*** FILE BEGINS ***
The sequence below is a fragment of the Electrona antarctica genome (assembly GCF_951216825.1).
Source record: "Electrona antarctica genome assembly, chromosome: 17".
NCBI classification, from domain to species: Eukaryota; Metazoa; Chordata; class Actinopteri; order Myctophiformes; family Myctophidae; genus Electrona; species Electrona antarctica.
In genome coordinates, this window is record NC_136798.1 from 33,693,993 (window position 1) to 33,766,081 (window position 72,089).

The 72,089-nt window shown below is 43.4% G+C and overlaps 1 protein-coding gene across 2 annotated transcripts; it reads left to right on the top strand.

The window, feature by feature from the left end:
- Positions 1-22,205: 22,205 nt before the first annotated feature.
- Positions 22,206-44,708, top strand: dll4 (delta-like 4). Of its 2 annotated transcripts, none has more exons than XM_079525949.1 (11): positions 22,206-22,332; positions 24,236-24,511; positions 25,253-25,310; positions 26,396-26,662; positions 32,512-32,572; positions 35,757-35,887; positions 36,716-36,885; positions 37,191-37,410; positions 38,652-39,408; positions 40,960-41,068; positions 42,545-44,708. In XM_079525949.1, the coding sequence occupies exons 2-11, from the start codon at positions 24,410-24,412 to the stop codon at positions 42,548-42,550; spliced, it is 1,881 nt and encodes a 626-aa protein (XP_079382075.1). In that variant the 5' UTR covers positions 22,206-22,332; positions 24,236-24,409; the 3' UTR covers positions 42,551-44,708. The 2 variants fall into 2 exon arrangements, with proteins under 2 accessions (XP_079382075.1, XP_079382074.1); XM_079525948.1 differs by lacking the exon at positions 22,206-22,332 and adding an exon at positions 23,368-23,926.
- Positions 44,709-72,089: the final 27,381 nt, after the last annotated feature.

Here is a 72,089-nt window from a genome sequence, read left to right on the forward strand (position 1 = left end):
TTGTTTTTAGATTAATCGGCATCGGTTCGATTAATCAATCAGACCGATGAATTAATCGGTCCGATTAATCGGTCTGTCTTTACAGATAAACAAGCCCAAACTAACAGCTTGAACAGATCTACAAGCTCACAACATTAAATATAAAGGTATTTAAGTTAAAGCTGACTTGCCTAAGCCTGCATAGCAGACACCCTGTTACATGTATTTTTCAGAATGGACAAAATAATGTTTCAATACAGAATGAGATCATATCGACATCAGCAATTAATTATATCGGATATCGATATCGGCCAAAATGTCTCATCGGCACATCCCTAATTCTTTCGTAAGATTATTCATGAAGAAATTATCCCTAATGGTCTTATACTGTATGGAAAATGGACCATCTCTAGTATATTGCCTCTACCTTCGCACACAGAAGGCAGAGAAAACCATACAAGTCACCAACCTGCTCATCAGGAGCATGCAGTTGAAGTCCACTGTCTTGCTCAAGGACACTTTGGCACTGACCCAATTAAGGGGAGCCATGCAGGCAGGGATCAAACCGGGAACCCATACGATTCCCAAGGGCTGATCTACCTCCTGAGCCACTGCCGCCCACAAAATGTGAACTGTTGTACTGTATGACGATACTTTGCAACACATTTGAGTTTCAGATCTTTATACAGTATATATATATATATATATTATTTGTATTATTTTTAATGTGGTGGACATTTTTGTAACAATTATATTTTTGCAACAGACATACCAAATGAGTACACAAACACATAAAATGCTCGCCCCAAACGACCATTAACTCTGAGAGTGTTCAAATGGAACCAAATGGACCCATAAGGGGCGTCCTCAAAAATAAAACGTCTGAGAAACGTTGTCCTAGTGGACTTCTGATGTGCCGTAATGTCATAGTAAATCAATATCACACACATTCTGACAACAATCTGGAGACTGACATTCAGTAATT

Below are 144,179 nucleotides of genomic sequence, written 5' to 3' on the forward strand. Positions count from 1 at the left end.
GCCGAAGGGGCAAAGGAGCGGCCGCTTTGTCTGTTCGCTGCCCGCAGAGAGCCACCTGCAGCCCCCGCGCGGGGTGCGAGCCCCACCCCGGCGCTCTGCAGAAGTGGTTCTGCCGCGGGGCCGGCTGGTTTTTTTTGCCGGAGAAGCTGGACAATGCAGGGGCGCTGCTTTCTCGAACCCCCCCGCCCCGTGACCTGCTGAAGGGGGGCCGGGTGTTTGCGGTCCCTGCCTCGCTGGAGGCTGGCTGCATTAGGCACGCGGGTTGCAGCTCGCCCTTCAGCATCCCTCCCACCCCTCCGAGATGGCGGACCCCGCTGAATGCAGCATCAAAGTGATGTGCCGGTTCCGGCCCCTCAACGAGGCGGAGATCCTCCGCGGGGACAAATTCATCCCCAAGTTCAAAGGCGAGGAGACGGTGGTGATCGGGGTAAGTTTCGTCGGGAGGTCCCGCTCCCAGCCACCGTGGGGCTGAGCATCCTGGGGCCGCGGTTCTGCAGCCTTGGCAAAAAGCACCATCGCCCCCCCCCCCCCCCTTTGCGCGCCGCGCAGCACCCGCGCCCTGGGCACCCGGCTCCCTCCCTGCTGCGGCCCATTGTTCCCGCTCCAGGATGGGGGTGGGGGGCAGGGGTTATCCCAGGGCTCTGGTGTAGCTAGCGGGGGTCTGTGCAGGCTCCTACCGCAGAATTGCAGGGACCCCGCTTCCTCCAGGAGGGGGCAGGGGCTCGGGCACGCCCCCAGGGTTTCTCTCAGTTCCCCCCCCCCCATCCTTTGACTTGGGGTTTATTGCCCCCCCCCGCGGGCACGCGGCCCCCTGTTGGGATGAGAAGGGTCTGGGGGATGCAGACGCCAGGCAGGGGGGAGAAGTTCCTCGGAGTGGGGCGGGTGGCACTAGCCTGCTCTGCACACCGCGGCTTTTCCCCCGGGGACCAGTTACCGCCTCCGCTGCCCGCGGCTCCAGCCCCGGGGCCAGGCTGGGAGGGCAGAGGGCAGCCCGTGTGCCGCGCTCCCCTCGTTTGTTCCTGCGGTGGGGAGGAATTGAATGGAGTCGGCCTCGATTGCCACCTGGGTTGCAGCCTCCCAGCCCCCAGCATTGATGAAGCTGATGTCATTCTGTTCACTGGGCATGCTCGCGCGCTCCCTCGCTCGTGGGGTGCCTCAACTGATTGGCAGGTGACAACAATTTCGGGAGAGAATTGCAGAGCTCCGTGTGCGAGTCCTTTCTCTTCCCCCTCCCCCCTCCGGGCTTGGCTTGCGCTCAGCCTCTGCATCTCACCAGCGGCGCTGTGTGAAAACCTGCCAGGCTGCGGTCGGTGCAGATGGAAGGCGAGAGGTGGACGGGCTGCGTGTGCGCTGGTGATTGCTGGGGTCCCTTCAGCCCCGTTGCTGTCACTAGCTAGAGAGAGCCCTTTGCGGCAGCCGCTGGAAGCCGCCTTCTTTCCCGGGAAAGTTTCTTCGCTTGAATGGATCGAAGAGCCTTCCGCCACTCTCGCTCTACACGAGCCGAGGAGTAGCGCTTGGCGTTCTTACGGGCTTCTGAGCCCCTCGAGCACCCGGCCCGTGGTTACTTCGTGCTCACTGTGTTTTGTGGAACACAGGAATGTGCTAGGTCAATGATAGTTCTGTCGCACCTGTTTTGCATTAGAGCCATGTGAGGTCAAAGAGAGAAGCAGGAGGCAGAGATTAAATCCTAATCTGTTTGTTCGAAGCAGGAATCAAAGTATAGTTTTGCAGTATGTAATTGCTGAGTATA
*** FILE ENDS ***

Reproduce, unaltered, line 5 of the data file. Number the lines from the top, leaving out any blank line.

The 72,089-nt window shown below is 43.4% G+C and overlaps 1 protein-coding gene across 2 annotated transcripts; it reads left to right on the top strand.